A 70-year-old cowboy described as “tougher than a box of concrete” has become the oldest winner of the world’s “longest horse race”.
American cowboy Bob Long, from Idaho, was the winner of the 2019 Mongol Derby, in which riders navigate across 1,000km of the Mongolian steppe.
Bob crossed the line at 11.03am Mongolian time on Wednesday 14 August following his seven-day “demonstration of horsemanship, fortitude and navigational skill”.
A spokesman for the race said Bob changed horses 28 times throughout the race. At each vet check Bob’s horses “vetted cleanly”, meaning he received no veterinary time-penalties.
“Plenty of the 2019 riders received medical treatment for ‘minor’ injuries, such as a broken nose, concussion and dehydration – but not Bob, whose solo adventure across the steppe has been one of the most impressive performances seen in the history of the Derby,” said the spokesman.
“Bob’s life has been built around horses. He trained and sold broncs to fund his university education, rode and trained mules for packing and hunting, and worked with young appaloosas and quarter horses. He is a master at the competitive sport of extreme mountain trail riding, and has many awards in that discipline, the ideal preparation for the most extreme race of them all, the Mongol Derby.”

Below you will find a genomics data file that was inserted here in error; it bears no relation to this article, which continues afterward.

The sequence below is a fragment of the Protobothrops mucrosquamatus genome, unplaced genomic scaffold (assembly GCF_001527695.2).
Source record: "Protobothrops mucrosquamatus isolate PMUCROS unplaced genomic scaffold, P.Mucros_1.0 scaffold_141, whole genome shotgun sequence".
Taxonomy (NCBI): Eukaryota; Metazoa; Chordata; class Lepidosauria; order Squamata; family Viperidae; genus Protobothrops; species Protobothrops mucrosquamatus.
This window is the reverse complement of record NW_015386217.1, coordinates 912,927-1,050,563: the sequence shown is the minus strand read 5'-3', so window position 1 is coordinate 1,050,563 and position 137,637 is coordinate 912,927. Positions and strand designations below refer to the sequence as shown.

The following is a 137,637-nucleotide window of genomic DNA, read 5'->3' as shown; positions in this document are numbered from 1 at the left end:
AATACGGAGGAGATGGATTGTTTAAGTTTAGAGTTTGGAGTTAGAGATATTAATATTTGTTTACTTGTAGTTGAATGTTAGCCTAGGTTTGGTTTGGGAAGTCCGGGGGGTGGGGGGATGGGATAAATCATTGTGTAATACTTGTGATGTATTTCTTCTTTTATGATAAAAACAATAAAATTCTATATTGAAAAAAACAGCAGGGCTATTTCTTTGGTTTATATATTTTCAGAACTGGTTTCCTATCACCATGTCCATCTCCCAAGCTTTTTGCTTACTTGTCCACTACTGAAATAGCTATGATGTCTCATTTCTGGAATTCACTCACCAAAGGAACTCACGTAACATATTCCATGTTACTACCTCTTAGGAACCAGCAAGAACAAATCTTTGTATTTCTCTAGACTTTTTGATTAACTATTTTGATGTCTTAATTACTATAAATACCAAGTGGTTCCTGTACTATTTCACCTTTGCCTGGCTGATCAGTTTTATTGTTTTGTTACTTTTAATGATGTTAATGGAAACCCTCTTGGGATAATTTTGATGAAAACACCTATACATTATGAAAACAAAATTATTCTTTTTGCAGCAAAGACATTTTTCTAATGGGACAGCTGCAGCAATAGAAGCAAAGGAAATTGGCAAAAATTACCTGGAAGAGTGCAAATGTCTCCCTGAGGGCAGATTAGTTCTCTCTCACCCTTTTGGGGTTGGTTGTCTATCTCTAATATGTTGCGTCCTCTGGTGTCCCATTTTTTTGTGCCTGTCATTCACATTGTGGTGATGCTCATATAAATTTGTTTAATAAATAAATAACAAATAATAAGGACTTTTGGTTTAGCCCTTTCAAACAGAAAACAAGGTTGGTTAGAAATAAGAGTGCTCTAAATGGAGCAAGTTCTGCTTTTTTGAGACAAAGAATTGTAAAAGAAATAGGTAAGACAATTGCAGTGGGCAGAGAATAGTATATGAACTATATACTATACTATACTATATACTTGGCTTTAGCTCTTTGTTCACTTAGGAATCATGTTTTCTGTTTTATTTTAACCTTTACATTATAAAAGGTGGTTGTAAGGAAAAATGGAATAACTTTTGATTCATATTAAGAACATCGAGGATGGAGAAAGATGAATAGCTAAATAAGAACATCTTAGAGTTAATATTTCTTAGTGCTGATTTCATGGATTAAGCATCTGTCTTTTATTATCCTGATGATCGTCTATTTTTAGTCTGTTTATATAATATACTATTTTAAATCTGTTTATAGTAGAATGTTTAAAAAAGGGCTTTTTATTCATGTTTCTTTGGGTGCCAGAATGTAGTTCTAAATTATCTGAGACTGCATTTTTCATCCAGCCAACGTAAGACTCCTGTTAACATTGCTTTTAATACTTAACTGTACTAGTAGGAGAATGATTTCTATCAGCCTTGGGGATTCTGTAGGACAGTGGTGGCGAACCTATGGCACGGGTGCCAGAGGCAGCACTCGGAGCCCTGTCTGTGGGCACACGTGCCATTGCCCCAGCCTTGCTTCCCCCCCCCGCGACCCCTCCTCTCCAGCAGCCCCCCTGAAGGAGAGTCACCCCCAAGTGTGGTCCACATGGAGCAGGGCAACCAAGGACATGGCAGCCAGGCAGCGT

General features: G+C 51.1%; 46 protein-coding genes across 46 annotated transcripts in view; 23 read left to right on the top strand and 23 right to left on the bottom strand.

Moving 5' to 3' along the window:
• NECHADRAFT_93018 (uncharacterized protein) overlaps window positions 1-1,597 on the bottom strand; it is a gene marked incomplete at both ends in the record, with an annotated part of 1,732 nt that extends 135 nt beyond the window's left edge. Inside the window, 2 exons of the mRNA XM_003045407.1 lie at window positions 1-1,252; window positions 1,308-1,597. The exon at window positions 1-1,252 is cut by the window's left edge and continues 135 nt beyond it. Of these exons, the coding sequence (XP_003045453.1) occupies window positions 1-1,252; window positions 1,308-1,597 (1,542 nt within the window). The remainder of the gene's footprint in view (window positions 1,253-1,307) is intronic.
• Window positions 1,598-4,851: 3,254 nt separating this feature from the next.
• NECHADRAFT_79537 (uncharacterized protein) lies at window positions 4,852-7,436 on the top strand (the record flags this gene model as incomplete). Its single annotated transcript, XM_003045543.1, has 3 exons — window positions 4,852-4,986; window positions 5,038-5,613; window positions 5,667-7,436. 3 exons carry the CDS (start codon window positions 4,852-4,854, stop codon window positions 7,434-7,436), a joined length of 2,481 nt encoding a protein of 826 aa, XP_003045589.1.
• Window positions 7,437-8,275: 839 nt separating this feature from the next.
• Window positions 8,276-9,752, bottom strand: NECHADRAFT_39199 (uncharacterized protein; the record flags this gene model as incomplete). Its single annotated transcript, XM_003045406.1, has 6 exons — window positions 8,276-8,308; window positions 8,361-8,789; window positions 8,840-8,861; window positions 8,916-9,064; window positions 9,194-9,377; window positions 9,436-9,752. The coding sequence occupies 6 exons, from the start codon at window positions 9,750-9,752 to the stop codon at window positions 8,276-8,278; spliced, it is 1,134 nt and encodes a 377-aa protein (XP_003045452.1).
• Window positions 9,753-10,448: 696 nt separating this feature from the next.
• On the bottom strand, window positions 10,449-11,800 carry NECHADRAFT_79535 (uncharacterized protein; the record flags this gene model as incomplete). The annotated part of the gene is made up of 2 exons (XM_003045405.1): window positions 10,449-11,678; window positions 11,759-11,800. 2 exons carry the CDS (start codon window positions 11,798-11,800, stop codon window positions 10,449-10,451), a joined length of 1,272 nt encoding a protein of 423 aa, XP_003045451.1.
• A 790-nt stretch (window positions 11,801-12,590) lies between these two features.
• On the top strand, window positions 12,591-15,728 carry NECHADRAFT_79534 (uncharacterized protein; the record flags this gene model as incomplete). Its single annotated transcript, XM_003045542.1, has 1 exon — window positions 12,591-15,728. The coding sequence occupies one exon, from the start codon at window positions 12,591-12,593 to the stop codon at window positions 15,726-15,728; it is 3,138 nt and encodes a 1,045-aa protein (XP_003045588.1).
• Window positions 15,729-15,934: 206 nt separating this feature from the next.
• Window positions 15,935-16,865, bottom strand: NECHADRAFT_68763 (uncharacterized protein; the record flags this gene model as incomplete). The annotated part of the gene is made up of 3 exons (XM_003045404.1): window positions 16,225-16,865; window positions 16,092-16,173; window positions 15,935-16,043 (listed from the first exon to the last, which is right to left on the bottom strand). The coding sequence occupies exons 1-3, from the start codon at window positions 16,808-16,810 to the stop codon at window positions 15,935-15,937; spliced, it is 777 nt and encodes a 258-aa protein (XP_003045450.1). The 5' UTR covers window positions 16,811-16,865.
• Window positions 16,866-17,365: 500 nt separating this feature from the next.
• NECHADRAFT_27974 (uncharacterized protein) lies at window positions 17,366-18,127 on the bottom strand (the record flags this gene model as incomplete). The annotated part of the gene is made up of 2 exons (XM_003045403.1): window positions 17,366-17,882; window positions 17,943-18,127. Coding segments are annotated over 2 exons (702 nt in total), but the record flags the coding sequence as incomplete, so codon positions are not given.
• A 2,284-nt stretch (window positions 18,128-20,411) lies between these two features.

Bob, who retired from a career in public health and holds a PhD, joked that there was “nothing to the race” and said “age is just a number”.
“I am riding to accept the challenge of selecting and managing a good horse across a historical, storied and difficult landscape. To interact with the legendary and best horsemen of all time. To test my skill, my nerve and my mental fortitude,” said Bob, on the final day of the race.”
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The best pictures from this year's Mongol Derby, regarded as the longest, toughest horse race in the world
The pair crossed 1,000km of Mongolian steppe in just over six days, facing monsoon rain, fog, heat and floods along
Tom Morgan, of race organisers The Adventurists, said: “Bob isn’t just the oldest, he has ridden better and stronger, camping out more, than anyone else.
“We opened up the course this year to make navigation a key skill again, and Bob absolutely nailed it. The man is tougher than a box of concrete.”
Wiseman Nel of South Africa finished second, and a group consisting of Dutch rider Margreet Voermans, and Australians Jesse Byrne, Justine Hales and Sarah Brown took joint-third.
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